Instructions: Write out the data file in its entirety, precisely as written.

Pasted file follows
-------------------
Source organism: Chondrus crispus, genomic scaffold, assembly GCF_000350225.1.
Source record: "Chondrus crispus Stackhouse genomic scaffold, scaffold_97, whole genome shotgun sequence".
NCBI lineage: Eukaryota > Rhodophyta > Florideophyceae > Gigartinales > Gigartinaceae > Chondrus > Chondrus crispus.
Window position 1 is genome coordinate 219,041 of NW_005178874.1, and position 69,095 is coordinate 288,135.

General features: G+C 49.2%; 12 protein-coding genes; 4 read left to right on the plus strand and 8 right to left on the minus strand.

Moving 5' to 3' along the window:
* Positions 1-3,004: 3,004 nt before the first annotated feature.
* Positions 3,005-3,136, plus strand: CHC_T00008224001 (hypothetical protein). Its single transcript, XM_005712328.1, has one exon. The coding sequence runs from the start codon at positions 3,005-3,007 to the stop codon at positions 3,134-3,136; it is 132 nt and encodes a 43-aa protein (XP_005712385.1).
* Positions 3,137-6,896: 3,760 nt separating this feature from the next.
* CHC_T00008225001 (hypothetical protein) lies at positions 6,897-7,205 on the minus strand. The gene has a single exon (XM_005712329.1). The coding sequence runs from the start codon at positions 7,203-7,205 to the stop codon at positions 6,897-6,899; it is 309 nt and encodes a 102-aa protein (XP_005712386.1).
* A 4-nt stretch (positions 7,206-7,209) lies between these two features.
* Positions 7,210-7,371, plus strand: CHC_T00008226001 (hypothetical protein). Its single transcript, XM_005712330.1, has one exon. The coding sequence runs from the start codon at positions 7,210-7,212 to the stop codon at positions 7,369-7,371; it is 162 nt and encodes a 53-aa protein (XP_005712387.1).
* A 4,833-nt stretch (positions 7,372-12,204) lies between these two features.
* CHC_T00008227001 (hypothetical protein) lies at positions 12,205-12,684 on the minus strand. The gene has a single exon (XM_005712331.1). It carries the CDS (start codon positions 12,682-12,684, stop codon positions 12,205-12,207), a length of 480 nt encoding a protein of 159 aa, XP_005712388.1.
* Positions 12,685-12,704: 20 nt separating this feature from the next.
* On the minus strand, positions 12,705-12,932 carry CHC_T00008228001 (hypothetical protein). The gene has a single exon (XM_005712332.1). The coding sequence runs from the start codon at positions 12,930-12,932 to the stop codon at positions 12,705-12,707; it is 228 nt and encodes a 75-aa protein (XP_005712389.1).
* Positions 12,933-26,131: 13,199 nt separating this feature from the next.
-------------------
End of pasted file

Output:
Source organism: Chondrus crispus, genomic scaffold, assembly GCF_000350225.1.
Source record: "Chondrus crispus Stackhouse genomic scaffold, scaffold_97, whole genome shotgun sequence".
NCBI lineage: Eukaryota > Rhodophyta > Florideophyceae > Gigartinales > Gigartinaceae > Chondrus > Chondrus crispus.
Window position 1 is genome coordinate 219,041 of NW_005178874.1, and position 69,095 is coordinate 288,135.

General features: G+C 49.2%; 12 protein-coding genes; 4 read left to right on the plus strand and 8 right to left on the minus strand.

Moving 5' to 3' along the window:
* Positions 1-3,004: 3,004 nt before the first annotated feature.
* Positions 3,005-3,136, plus strand: CHC_T00008224001 (hypothetical protein). Its single transcript, XM_005712328.1, has one exon. The coding sequence runs from the start codon at positions 3,005-3,007 to the stop codon at positions 3,134-3,136; it is 132 nt and encodes a 43-aa protein (XP_005712385.1).
* Positions 3,137-6,896: 3,760 nt separating this feature from the next.
* CHC_T00008225001 (hypothetical protein) lies at positions 6,897-7,205 on the minus strand. The gene has a single exon (XM_005712329.1). The coding sequence runs from the start codon at positions 7,203-7,205 to the stop codon at positions 6,897-6,899; it is 309 nt and encodes a 102-aa protein (XP_005712386.1).
* A 4-nt stretch (positions 7,206-7,209) lies between these two features.
* Positions 7,210-7,371, plus strand: CHC_T00008226001 (hypothetical protein). Its single transcript, XM_005712330.1, has one exon. The coding sequence runs from the start codon at positions 7,210-7,212 to the stop codon at positions 7,369-7,371; it is 162 nt and encodes a 53-aa protein (XP_005712387.1).
* A 4,833-nt stretch (positions 7,372-12,204) lies between these two features.
* CHC_T00008227001 (hypothetical protein) lies at positions 12,205-12,684 on the minus strand. The gene has a single exon (XM_005712331.1). It carries the CDS (start codon positions 12,682-12,684, stop codon positions 12,205-12,207), a length of 480 nt encoding a protein of 159 aa, XP_005712388.1.
* Positions 12,685-12,704: 20 nt separating this feature from the next.
* On the minus strand, positions 12,705-12,932 carry CHC_T00008228001 (hypothetical protein). The gene has a single exon (XM_005712332.1). The coding sequence runs from the start codon at positions 12,930-12,932 to the stop codon at positions 12,705-12,707; it is 228 nt and encodes a 75-aa protein (XP_005712389.1).
* Positions 12,933-26,131: 13,199 nt separating this feature from the next.